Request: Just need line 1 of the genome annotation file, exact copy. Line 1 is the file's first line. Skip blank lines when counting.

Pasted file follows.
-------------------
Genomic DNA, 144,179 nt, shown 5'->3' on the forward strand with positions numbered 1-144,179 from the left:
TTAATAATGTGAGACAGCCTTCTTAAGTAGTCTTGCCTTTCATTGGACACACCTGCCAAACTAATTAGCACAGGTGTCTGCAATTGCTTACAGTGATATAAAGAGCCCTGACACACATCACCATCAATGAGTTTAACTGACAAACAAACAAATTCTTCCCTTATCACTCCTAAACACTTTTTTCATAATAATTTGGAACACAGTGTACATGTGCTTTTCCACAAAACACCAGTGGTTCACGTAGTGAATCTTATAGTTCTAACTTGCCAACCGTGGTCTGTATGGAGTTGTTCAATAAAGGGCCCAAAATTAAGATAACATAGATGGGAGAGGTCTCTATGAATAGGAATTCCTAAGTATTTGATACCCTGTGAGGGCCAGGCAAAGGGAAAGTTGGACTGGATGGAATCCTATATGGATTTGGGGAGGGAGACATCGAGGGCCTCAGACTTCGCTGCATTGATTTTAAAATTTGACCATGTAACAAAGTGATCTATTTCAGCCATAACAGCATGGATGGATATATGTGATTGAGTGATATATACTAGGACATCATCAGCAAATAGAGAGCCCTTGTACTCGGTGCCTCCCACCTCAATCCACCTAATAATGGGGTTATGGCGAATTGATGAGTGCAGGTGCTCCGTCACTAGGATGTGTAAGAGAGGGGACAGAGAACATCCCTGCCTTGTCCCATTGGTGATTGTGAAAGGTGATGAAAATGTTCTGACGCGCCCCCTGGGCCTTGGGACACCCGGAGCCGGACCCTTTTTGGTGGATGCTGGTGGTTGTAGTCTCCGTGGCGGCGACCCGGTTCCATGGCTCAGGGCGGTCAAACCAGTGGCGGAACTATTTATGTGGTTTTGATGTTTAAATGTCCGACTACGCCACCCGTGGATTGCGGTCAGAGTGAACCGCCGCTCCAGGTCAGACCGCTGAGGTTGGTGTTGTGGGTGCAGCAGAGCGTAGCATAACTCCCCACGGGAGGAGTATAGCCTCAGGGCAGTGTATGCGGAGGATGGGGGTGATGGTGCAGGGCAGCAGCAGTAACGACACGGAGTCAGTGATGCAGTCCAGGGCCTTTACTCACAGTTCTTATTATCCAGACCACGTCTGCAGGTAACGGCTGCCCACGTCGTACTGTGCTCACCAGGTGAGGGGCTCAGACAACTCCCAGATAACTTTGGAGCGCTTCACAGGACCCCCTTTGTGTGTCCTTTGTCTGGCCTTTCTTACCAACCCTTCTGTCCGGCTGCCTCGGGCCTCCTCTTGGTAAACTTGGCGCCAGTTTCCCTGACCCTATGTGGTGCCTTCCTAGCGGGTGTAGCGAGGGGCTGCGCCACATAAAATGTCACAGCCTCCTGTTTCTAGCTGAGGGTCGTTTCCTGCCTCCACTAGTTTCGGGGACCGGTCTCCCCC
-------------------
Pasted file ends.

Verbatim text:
Genomic DNA, 144,179 nt, shown 5'->3' on the forward strand with positions numbered 1-144,179 from the left: